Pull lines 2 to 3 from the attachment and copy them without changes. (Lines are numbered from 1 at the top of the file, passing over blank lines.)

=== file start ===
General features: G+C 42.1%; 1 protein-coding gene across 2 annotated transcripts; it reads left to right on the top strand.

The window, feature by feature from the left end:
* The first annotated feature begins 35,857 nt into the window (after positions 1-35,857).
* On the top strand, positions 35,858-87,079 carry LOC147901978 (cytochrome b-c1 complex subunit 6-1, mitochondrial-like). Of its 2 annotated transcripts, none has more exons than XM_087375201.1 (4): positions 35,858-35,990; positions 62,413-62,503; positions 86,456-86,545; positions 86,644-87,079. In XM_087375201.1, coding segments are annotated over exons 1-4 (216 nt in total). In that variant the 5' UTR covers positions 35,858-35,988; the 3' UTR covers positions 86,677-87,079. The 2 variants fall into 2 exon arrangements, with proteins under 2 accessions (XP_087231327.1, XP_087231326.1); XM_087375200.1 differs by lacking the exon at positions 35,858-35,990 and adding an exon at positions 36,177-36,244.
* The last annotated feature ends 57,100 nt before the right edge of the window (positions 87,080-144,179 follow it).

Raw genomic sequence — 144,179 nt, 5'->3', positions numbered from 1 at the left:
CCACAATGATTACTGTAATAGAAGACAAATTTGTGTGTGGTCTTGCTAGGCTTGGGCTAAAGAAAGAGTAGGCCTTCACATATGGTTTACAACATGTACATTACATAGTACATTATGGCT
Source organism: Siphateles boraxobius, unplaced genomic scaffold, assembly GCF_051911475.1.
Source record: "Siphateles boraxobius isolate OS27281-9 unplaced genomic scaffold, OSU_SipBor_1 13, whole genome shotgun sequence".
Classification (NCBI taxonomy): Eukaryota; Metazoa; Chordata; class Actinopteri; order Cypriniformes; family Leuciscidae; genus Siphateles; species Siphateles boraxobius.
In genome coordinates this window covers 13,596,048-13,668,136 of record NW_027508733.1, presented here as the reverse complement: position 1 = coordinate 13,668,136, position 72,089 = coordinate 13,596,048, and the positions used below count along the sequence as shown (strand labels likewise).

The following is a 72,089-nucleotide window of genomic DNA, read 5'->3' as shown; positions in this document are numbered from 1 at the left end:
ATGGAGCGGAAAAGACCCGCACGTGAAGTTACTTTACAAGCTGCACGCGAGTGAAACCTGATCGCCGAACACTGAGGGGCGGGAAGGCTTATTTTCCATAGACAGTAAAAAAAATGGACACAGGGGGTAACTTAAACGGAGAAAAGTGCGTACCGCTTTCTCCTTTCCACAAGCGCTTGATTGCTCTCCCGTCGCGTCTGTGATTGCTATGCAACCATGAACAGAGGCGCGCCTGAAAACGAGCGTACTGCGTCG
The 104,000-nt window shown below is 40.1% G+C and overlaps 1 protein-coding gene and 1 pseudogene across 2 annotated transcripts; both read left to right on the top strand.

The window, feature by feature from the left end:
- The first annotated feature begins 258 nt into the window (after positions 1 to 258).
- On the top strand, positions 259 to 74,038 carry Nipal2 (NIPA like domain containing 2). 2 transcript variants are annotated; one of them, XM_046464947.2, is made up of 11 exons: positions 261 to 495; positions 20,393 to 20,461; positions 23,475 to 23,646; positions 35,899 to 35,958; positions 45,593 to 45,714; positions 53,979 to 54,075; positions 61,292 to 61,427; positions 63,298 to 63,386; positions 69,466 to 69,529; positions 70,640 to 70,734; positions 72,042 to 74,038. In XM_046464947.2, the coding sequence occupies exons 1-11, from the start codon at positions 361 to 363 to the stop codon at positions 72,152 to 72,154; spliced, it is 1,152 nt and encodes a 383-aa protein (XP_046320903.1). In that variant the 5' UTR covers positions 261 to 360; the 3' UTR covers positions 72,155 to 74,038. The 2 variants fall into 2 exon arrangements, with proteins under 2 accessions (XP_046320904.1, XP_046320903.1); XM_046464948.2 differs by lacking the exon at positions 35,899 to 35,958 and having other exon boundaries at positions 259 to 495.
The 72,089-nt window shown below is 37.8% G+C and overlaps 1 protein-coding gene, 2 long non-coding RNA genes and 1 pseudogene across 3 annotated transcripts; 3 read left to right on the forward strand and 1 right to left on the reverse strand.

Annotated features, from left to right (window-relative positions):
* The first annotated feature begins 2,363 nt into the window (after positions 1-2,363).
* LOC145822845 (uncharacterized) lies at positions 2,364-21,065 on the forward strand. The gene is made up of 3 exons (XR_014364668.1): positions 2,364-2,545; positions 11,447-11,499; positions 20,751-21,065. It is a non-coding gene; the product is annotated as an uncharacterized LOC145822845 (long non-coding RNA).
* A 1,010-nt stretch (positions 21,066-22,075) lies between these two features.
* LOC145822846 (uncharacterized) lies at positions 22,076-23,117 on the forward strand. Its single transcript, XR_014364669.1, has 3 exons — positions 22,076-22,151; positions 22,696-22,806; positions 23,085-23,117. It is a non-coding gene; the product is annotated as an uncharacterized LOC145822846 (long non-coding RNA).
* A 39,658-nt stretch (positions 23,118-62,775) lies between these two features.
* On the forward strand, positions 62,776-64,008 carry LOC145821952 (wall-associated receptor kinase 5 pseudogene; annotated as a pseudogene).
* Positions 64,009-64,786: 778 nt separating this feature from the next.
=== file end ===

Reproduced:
The window, feature by feature from the left end:
* The first annotated feature begins 35,857 nt into the window (after positions 1-35,857).